Decoding "efficiency" for mechanical draft fans
Indoor air quality: In the industrial sector, efficiency is a hot topic, and one increasingly relevant to the design of mechanical draft fans
“Efficiency” is a buzzword in today’s economy. We are on a constant quest to improve efficiency in all aspects of our lives. We are obsessed with green energy, energy-efficient cars, the optimization of our power grid systems, and with improving the efficiency of our household appliances. Our daily interactions with everything around us demand that we become energy conscious. In the industrial sector, efficiency is also a hot topic, and one increasingly relevant to the design of mechanical draft fans.
Mechanical draft fans are used in heavy industrial process operations to move fluid medium from one point to another (See Figure 1). They create draft in a process system so that flow medium can be induced, forced, and boosted. These machines consume a large amount of power, so understanding their “efficiency” dynamics is important.
While there is a lot of talk about efficiency improvements, we often lose sight of how this parameter is derived and defined. Oftentimes, project specifications call for “efficiency” and competing fans are evaluated without proper qualifications and constraints. Equipment manufacturers are faced with the dilemma of deciding which efficiency rating to use when quoting to their clients. Often, projects are awarded based on superior efficiency ratings without giving much consideration to the way in which those ratings are derived.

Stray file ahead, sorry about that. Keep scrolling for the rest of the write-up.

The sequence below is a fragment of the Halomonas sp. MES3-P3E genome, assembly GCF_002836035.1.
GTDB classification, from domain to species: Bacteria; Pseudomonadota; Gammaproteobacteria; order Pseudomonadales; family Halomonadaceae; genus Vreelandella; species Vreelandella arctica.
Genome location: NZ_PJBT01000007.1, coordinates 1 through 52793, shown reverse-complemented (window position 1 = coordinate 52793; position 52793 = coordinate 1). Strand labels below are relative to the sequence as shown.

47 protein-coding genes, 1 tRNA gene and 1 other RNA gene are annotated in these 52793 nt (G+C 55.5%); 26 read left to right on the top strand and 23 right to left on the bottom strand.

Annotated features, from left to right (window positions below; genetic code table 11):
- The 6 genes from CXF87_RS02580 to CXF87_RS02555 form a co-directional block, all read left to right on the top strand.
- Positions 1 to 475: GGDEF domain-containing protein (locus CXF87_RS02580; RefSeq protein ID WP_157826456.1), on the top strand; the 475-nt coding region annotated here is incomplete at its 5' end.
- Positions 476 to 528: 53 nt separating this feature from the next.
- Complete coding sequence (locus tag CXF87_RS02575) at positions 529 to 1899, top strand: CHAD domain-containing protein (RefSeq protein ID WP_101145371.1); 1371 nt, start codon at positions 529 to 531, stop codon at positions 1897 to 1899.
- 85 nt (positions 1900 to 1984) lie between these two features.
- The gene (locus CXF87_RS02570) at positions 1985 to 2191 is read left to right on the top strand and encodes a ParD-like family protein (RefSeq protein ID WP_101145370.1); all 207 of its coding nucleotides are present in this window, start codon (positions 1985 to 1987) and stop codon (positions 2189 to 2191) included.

Currently, there are many different types of fan efficiency ratings prevalent in discussions of draft fan engineering. For instance, a centrifugal fan is selected and sized for certain flow characteristics requiring a finite brake-horsepower. For a given point of operation, while the brake-horsepower remains the same, the efficiency may take different forms.
More specification is required, then, and ratings need to be explained and evaluated to see if they are relevant to the projects in question. This article explains each of these ratings and provides some working guidelines for assessing fan efficiency.
Efficiency is a calculated value. A fan’s total efficiency is defined as the ratio of theoretical air horsepower (AHP) to the actual brake-horsepower (BHP) input to the fan shaft. The equation that describes fan total efficiency can be expressed as:
Ƞt = (AHP/BHP) x 100
Losses between AHP and BHP can be attributed to skin friction, turbulence, leakage, and mechanical friction. So, total efficiency can also be expressed as a culmination of hydraulic, volumetric, and mechanical efficiency.
Ƞt = Ƞh x Ƞv x Ƞm
Ƞh = Hydraulic efficiency
Ƞv = Volume efficiency
Ƞm = Mechanical efficiency
Hydraulic efficiency accounts for the imperfection of the flow path. Volumetric efficiency takes into account leakage through shaft seals and recirculation around the inlet cones and fan casing. Mechanical efficiency accounts for mechanical losses in the bearing, coupling, and seals in a fan system.
Total efficiency can be used to calculate another important variable, a fan’s static efficiency, which is defined as the ratio of fan static pressure (FSP) to fan total pressure (FTP), multiplied by the fan total efficiency.